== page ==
Congratulations: You've made it to the end!

Looking Back...

We've covered a lot of ground. The topics might be summarized like this:
  • Functional programming:
    • "declarative" programming style (recursion over persistent data structures, rather than looping over mutable arrays or pointer structures)
    • higher-order functions
    • polymorphism
  • Logic, the mathematical basis for software engineering:
                   logic                        calculus
            --------------------   =   ----------------------------
            software engineering       mechanical/civil engineering
    • inductively defined sets and relations
    • inductive proofs
    • proof objects
  • Coq, an industrial-strength proof assistant
    • functional core language
    • core tactics
    • automation
  • Foundations of programming languages
    • notations and definitional techniques for precisely specifying
      • abstract syntax
      • operational semantics
        • big-step style
        • small-step style
      • type systems
    • program equivalence
    • Hoare logic
    • fundamental metatheory of type systems
      • progress and preservation
    • theory of subtyping

Looking Forward...

Some good places to go for more...
  • This book includes several optional chapters covering topics that you may find useful. If you've been using it in the context of a course, take a look at the table of contents and the chapter dependency diagram.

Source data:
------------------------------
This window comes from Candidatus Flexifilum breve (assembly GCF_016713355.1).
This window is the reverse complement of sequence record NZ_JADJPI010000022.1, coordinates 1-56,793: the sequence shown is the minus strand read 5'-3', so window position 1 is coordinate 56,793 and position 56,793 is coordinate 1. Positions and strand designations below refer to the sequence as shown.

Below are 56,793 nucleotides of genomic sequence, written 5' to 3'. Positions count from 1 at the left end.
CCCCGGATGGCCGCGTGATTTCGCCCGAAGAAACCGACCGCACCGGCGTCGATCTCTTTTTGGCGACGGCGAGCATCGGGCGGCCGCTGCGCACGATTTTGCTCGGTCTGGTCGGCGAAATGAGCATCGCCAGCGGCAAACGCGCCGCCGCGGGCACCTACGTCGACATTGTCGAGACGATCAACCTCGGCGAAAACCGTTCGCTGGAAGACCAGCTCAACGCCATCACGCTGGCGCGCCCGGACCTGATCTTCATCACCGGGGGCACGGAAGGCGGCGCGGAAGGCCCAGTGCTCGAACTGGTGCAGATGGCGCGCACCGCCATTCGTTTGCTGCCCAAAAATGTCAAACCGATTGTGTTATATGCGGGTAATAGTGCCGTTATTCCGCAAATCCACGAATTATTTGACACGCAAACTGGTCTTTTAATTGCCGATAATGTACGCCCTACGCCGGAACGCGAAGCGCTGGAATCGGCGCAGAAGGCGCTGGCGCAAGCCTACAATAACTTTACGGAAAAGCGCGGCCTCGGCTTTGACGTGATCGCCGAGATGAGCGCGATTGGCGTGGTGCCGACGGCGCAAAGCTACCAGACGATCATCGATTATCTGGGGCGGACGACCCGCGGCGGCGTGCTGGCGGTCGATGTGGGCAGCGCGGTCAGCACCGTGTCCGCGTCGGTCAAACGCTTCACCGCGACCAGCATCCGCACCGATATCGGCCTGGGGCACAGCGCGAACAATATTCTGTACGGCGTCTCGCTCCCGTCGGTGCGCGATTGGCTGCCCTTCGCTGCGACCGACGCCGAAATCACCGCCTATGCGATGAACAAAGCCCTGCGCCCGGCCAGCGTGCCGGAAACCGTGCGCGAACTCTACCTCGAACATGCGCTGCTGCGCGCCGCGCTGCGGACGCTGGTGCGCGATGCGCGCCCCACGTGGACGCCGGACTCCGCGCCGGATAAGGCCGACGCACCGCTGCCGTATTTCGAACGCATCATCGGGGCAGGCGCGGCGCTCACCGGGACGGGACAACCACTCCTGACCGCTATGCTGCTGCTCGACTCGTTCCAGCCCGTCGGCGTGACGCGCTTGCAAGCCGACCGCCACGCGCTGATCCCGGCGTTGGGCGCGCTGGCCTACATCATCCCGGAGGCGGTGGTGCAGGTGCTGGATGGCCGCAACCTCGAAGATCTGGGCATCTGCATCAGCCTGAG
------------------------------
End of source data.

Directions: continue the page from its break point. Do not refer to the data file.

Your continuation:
• Cutting-edge conferences on programming languages and formal verification:
    • POPL
    • PLDI
    • OOPSLA
    • ICFP
    • CAV
    • (and many others)
  • More on functional programming
    • Learn You a Haskell for Great Good, by Miran Lipovaca [Lipovaca 2011].
    • and many other texts on Haskell, OCaml, Scheme, Scala, ...
  • More on Hoare logic and program verification
    • The Formal Semantics of Programming Languages: An Introduction, by Glynn Winskel [Winskel 1993].
    • Many practical verification tools, e.g. Microsoft's Boogie system, Java Extended Static Checking, etc.
  • More on the foundations of programming languages:
    • Types and Programming Languages, by Benjamin C. Pierce [Pierce 2002].
    • Practical Foundations for Programming Languages, by Robert Harper [Harper 2016].
    • Foundations for Programming Languages, by John C. Mitchell [Mitchell 1996].
  • More on Coq:
    • Certified Programming with Dependent Types, by Adam Chlipala [Chlipala 2013].
    • Interactive Theorem Proving and Program Development: Coq'Art: The Calculus of Inductive Constructions, by Yves Bertot and Pierre Casteran [Bertot 2004].
    • Iron Lambda ( is a collection of ​Coq formalisations for functional languages of increasing complexity. It fills part of the gap between the end of the​ Software Foundations course and what appears in current research papers. The collection has at least Progress and Preservation theorems for a number of variants of STLC and the polymorphic lambda-calculus (System F).

(* $Date: 2016-05-26 17:51:14 -0400 (Thu, 26 May 2016) $ *)